GAO'S staff resources are now devoted to congressional requests. In other
                   words, we used to do most of our work on our own. Nowadays, with 80
                   percent used on requests, that leaves us 20 percent or less to do some
                   self-initiated work. Now, that’s not all bad because we have more cus-
                   tomers like you now than we ever had before and we work closely with
                   the committees and some individual Congressmen. But I’m not sure
                   we’re doing very much on productivity in GAO. How the federal govern-
                   ment is doing, I don’t know.

Mr. Grosshans      Being mindful of productivity is part of our daily work. 1 think some of
                   the initial efforts that the Senator was interested in were some indexes
                   of productivity used by various agencies.

Senator Proxmire   That’s harder to measure in the government than it is in the private
                   sector. The private sector measures productivity in terms of the amount
                   of output obtained for a certain amount of input. That’s pretty hard to
                   do in the government because, as you know, a lot of that input and
                   output doesn’t really produce anything. The private sector has a profit
                   line, a dollar line, and a net profit line that it can use as a disciplining
                   force to achieve productivity goals and that make quite a difference.

                   It would be very helpful if we could introduce productivity    measure-
                   ments in the government.

Mr. Eschwege       That early study that Dr. Trask talked about came to a conclusion that
                   we could develop measures for about 60 percent of government activity.
                   I admit that developing such measures is very hard; GAO internally has
                   struggled to do this, and I think that GAO is doing better.

                   Let me just mention a few other things. Just like Mr. Grosshans, I testi-
                   fied before you on some housing matters, and one that you might
                   remember, in particular, was the Clifton Terrace housing project.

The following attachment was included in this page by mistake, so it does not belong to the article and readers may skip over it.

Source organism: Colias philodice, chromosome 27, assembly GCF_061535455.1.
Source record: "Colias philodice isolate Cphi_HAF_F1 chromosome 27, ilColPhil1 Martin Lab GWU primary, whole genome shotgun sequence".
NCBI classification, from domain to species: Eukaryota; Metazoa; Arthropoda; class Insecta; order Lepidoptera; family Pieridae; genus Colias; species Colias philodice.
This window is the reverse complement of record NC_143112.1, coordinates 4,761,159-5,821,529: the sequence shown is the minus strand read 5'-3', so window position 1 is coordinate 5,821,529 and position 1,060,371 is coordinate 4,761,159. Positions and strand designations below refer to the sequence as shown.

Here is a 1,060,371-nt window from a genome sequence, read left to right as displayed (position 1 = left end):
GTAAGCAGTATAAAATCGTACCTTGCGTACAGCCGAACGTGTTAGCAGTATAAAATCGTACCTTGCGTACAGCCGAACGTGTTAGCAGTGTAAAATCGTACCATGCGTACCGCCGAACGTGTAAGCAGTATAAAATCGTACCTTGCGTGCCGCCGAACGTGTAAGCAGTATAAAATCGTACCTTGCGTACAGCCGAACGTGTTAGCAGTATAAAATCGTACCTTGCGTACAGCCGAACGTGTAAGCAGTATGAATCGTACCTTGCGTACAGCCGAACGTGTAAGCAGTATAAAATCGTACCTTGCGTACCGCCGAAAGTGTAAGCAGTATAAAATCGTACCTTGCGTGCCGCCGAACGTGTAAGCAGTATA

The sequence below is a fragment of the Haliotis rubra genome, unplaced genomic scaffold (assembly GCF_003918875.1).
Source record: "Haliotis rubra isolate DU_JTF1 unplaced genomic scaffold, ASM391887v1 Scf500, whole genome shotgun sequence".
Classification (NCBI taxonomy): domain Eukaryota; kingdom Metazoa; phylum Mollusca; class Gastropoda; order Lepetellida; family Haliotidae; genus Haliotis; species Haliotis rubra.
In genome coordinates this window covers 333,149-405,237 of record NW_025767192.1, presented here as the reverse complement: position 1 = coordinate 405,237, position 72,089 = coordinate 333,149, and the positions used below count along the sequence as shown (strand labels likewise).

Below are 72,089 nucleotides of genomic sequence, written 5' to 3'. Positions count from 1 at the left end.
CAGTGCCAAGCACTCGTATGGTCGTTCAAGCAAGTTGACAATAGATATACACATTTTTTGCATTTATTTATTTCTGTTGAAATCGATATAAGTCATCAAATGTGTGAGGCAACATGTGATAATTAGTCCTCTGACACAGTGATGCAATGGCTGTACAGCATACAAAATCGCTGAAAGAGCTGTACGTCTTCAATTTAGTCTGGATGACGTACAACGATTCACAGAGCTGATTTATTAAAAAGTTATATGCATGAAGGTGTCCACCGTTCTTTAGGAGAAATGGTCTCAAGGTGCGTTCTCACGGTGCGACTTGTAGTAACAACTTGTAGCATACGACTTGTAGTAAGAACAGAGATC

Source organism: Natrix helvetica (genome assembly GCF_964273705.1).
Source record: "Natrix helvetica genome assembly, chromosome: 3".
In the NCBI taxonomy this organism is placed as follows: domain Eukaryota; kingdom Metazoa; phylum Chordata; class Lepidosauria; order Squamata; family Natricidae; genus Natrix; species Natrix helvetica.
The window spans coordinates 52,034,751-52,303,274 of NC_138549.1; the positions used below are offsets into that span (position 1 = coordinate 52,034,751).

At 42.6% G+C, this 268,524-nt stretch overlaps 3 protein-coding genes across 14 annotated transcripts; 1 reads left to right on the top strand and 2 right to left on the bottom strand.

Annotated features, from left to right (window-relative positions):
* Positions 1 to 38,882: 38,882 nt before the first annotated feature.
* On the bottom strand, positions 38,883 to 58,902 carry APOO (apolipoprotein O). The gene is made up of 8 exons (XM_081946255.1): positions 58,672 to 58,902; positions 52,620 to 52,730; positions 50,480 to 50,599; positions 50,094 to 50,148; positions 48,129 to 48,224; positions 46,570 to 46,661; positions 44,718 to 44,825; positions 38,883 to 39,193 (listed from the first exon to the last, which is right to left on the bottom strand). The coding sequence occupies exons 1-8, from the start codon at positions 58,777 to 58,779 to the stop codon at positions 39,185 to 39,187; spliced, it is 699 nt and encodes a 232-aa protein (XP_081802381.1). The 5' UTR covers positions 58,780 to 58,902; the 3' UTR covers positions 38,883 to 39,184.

Senator Proxmire   I remember the name. I don’t remember much about Clifton Terrace.




                   Page   14                                                       GAO/OP-l&OH
                   Interview With   Senator   William   Proxmire
                   May 15,199O




Mr. Eschwege       It was a project out here on 13th Street. You brought in some of the
                   tenants to the hearing; the project was just a mess because the people
                   that took it over just didn’t take care of the facilities. I’m not talking
                   about the tenants; I’m talking about the owners or the people that man-
                   aged it.

                   The case wound up in the courts, I found out later; they wanted me as a
                   witness, but somehow I never heard from them anymore. It just bears
                   out your interest in the housing area. You were very much concerned
                   about mortgage defaults and multifamily housing projects.

                   The other thing that we helped you on a little bit early on was your
                   concern about developing a supersonic transport plane. I bring it up
                   because it’s in the news again today.

Senator Proxmire   Yes. I felt that in the first place, supersonic transport ought to be han-
                   dled by the private sector. But the overwhelming majority of people
                   who would benefit from a supersonic transport are business travelers,
                   and I thought they ought to pay for it. I don’t see any reason why the
                   average taxpayer should pay for somebody to fly out of Europe or Asia
                   a little more quickly. The cost is enormous. But I was fighting a losing
                   battle. We got 10 votes against it the first time it was brought up on the